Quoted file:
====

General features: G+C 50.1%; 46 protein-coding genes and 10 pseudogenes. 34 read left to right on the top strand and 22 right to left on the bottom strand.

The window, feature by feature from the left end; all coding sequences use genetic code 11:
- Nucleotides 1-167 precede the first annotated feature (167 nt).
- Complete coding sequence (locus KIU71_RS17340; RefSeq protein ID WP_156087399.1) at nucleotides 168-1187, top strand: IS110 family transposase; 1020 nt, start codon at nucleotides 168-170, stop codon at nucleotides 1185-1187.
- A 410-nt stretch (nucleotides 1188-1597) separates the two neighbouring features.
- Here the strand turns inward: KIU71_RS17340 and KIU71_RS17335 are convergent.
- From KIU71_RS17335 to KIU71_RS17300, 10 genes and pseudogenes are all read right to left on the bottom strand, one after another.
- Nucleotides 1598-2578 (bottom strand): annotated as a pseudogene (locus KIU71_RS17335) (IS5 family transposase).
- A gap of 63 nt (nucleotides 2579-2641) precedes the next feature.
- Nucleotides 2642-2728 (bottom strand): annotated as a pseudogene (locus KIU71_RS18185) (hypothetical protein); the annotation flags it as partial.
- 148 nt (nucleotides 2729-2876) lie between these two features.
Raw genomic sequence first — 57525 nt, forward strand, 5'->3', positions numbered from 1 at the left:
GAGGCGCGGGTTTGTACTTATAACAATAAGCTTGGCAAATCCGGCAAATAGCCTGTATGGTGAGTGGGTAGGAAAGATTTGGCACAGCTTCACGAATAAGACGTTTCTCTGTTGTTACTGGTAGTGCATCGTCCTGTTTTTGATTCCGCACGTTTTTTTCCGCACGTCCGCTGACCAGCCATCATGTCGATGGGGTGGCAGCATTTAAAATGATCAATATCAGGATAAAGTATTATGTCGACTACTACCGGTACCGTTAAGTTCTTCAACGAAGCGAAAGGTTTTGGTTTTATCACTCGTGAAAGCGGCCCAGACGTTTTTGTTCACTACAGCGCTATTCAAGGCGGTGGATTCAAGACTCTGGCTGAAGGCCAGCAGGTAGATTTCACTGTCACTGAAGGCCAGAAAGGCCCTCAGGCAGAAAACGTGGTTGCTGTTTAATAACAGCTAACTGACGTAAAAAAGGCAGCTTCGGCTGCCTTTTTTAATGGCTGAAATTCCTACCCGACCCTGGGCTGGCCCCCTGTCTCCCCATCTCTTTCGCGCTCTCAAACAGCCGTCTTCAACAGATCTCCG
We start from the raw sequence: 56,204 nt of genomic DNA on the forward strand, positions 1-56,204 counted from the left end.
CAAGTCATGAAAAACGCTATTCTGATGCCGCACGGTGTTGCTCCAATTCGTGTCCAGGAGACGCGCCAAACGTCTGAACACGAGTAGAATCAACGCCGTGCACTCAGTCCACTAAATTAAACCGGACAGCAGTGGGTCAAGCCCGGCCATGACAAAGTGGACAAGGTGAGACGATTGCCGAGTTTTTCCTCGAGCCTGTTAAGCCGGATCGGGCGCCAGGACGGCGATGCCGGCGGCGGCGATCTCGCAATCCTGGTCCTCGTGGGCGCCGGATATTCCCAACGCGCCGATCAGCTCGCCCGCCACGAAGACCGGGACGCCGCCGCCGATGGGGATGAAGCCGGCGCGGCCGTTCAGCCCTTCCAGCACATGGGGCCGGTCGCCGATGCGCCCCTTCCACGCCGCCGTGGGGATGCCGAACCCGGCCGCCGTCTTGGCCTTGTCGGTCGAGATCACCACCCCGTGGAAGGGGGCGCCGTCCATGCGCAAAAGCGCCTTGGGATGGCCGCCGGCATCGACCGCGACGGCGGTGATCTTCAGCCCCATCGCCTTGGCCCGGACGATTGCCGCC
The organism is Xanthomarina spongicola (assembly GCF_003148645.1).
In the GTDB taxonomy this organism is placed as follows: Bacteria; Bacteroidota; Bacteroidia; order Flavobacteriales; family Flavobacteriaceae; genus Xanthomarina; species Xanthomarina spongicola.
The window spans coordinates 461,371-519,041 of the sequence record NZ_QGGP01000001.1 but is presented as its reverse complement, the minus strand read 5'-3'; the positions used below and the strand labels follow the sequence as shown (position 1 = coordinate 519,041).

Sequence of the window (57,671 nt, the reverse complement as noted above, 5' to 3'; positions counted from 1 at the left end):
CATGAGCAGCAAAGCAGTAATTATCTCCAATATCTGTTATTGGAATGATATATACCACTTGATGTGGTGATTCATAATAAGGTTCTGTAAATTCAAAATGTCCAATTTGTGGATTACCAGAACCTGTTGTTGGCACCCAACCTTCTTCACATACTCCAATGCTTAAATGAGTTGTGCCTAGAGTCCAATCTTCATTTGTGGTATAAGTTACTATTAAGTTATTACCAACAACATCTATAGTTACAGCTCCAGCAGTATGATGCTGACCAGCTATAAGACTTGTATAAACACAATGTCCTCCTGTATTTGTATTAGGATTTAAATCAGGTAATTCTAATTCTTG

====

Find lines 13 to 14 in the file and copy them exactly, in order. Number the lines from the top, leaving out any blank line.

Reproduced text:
GAGGCGCGGGTTTGTACTTATAACAATAAGCTTGGCAAATCCGGCAAATAGCCTGTATGGTGAGTGGGTAGGAAAGATTTGGCACAGCTTCACGAATAAGACGTTTCTCTGTTGTTACTGGTAGTGCATCGTCCTGTTTTTGATTCCGCACGTTTTTTTCCGCACGTCCGCTGACCAGCCATCATGTCGATGGGGTGGCAGCATTTAAAATGATCAATATCAGGATAAAGTATTATGTCGACTACTACCGGTACCGTTAAGTTCTTCAACGAAGCGAAAGGTTTTGGTTTTATCACTCGTGAAAGCGGCCCAGACGTTTTTGTTCACTACAGCGCTATTCAAGGCGGTGGATTCAAGACTCTGGCTGAAGGCCAGCAGGTAGATTTCACTGTCACTGAAGGCCAGAAAGGCCCTCAGGCAGAAAACGTGGTTGCTGTTTAATAACAGCTAACTGACGTAAAAAAGGCAGCTTCGGCTGCCTTTTTTAATGGCTGAAATTCCTACCCGACCCTGGGCTGGCCCCCTGTCTCCCCATCTCTTTCGCGCTCTCAAACAGCCGTCTTCAACAGATCTCCG
We start from the raw sequence: 56,204 nt of genomic DNA on the forward strand, positions 1-56,204 counted from the left end.